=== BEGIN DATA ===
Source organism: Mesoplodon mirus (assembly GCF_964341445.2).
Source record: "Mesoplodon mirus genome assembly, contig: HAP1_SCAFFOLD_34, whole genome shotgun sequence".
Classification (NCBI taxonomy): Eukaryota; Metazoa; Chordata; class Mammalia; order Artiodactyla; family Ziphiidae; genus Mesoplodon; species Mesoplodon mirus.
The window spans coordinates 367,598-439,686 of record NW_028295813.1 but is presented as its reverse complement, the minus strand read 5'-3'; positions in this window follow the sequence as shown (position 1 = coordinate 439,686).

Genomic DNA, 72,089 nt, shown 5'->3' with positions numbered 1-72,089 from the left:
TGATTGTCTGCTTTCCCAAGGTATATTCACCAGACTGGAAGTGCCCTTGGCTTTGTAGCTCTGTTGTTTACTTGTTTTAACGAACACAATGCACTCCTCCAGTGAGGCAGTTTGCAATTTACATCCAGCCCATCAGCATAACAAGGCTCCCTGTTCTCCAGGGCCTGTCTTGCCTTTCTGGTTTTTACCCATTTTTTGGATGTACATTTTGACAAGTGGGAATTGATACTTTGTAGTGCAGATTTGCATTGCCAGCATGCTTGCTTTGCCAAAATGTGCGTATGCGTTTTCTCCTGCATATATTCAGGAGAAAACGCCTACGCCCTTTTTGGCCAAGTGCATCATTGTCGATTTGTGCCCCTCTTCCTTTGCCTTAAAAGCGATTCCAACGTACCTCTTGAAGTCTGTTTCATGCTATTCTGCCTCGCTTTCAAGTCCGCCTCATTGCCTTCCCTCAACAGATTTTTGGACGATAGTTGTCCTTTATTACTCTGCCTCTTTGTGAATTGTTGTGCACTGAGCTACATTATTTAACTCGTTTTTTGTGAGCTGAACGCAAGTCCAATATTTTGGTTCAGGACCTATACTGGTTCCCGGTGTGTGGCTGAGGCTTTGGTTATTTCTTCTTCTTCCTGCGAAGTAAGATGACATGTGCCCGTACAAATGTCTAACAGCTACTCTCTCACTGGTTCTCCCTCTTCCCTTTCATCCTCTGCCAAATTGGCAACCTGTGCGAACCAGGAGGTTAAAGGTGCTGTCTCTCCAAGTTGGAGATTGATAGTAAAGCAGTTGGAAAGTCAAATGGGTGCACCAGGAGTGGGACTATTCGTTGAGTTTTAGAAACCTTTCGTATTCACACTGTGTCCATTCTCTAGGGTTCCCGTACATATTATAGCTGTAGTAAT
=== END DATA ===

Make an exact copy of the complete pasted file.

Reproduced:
Source organism: Mesoplodon mirus (assembly GCF_964341445.2).
Source record: "Mesoplodon mirus genome assembly, contig: HAP1_SCAFFOLD_34, whole genome shotgun sequence".
Classification (NCBI taxonomy): Eukaryota; Metazoa; Chordata; class Mammalia; order Artiodactyla; family Ziphiidae; genus Mesoplodon; species Mesoplodon mirus.
The window spans coordinates 367,598-439,686 of record NW_028295813.1 but is presented as its reverse complement, the minus strand read 5'-3'; positions in this window follow the sequence as shown (position 1 = coordinate 439,686).

Genomic DNA, 72,089 nt, shown 5'->3' with positions numbered 1-72,089 from the left:
TGATTGTCTGCTTTCCCAAGGTATATTCACCAGACTGGAAGTGCCCTTGGCTTTGTAGCTCTGTTGTTTACTTGTTTTAACGAACACAATGCACTCCTCCAGTGAGGCAGTTTGCAATTTACATCCAGCCCATCAGCATAACAAGGCTCCCTGTTCTCCAGGGCCTGTCTTGCCTTTCTGGTTTTTACCCATTTTTTGGATGTACATTTTGACAAGTGGGAATTGATACTTTGTAGTGCAGATTTGCATTGCCAGCATGCTTGCTTTGCCAAAATGTGCGTATGCGTTTTCTCCTGCATATATTCAGGAGAAAACGCCTACGCCCTTTTTGGCCAAGTGCATCATTGTCGATTTGTGCCCCTCTTCCTTTGCCTTAAAAGCGATTCCAACGTACCTCTTGAAGTCTGTTTCATGCTATTCTGCCTCGCTTTCAAGTCCGCCTCATTGCCTTCCCTCAACAGATTTTTGGACGATAGTTGTCCTTTATTACTCTGCCTCTTTGTGAATTGTTGTGCACTGAGCTACATTATTTAACTCGTTTTTTGTGAGCTGAACGCAAGTCCAATATTTTGGTTCAGGACCTATACTGGTTCCCGGTGTGTGGCTGAGGCTTTGGTTATTTCTTCTTCTTCCTGCGAAGTAAGATGACATGTGCCCGTACAAATGTCTAACAGCTACTCTCTCACTGGTTCTCCCTCTTCCCTTTCATCCTCTGCCAAATTGGCAACCTGTGCGAACCAGGAGGTTAAAGGTGCTGTCTCTCCAAGTTGGAGATTGATAGTAAAGCAGTTGGAAAGTCAAATGGGTGCACCAGGAGTGGGACTATTCGTTGAGTTTTAGAAACCTTTCGTATTCACACTGTGTCCATTCTCTAGGGTTCCCGTACATATTATAGCTGTAGTAAT